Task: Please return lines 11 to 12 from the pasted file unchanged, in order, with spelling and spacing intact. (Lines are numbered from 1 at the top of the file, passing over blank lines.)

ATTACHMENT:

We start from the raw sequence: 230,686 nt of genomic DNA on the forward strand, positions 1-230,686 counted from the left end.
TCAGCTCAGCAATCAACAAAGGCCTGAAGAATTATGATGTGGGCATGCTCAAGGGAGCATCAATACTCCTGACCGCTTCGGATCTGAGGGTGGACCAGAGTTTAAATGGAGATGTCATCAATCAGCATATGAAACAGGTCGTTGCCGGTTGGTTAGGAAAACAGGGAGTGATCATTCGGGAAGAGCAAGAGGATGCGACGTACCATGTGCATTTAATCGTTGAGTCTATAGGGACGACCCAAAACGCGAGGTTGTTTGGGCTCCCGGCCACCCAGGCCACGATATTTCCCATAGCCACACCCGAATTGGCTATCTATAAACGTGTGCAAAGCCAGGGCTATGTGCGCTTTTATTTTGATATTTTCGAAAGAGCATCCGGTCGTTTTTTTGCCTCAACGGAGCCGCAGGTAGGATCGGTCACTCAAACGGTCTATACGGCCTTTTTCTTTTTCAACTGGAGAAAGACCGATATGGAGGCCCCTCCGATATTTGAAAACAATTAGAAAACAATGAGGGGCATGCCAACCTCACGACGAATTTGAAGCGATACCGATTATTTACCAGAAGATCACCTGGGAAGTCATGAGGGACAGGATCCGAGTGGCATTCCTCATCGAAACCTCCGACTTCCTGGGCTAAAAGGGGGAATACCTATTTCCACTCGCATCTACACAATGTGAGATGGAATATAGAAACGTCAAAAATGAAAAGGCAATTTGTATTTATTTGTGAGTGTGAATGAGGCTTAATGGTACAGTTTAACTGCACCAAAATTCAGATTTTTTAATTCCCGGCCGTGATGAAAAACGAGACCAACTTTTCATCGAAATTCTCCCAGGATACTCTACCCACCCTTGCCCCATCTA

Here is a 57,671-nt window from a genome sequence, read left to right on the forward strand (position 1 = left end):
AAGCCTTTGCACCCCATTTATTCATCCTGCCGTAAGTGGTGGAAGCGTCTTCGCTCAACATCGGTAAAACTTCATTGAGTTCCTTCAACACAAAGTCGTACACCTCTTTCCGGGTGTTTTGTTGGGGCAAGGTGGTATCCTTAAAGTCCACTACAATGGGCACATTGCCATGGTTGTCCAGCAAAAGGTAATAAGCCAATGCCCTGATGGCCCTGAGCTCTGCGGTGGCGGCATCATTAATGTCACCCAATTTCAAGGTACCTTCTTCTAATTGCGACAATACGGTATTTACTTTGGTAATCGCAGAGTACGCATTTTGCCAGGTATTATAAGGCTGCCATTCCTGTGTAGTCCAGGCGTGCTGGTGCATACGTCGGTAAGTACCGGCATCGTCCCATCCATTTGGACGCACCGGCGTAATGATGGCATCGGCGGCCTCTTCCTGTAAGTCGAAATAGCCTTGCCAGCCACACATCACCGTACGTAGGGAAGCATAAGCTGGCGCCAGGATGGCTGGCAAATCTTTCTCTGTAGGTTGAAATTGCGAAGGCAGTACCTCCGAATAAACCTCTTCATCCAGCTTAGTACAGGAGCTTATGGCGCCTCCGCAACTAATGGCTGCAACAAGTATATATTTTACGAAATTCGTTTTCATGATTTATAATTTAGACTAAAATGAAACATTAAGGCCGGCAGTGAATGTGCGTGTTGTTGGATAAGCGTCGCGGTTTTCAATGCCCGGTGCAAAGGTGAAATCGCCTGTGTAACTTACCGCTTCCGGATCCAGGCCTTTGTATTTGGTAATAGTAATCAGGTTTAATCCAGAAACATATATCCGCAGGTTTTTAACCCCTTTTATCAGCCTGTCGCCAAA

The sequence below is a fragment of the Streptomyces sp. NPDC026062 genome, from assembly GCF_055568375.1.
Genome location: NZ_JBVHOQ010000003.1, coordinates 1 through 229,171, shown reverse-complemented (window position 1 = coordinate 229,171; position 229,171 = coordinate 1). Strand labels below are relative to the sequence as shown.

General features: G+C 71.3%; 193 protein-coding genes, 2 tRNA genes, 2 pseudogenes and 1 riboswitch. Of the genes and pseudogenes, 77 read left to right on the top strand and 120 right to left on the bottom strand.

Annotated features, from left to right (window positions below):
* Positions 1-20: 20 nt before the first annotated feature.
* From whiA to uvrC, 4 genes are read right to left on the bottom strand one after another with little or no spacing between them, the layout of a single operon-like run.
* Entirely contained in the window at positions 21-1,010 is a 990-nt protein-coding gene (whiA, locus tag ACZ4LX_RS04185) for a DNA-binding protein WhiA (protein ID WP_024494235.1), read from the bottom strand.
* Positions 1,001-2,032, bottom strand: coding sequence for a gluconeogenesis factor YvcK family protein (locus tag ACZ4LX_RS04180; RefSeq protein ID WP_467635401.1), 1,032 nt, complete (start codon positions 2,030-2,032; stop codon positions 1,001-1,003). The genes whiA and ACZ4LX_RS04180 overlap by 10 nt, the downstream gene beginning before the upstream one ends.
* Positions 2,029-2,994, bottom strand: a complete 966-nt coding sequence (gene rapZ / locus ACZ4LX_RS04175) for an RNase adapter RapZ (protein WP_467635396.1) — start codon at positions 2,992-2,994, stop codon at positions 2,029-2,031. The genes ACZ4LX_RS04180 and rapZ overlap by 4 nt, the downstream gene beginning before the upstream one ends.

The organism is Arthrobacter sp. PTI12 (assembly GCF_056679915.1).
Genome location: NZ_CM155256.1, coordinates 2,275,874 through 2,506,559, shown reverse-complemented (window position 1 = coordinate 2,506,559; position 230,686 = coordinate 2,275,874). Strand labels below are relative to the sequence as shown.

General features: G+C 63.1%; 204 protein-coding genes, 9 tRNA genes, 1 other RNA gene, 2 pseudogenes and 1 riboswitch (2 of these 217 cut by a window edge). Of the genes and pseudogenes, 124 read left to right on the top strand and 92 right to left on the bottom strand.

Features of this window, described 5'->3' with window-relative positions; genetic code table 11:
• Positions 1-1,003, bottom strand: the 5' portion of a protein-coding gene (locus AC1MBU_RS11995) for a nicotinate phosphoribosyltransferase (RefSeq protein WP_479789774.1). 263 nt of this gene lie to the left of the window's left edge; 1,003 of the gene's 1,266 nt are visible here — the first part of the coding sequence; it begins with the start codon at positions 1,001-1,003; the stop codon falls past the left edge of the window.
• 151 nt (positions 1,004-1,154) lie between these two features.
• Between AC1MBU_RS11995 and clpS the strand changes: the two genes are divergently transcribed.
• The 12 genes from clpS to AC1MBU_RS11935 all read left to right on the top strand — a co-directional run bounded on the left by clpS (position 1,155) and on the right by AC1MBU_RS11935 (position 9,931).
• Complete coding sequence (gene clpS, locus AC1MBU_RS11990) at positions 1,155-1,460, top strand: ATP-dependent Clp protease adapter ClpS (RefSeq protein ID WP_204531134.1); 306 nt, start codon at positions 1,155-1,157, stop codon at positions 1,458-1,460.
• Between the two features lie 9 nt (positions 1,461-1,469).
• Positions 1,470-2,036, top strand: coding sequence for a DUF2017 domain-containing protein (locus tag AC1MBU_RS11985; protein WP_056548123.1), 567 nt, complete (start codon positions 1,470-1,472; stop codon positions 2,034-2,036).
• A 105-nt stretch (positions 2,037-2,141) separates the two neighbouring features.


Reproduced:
* Entirely contained in the window at positions 21-1,010 is a 990-nt protein-coding gene (whiA, locus tag ACZ4LX_RS04185) for a DNA-binding protein WhiA (protein ID WP_024494235.1), read from the bottom strand.
* Positions 1,001-2,032, bottom strand: coding sequence for a gluconeogenesis factor YvcK family protein (locus tag ACZ4LX_RS04180; RefSeq protein ID WP_467635401.1), 1,032 nt, complete (start codon positions 2,030-2,032; stop codon positions 1,001-1,003). The genes whiA and ACZ4LX_RS04180 overlap by 10 nt, the downstream gene beginning before the upstream one ends.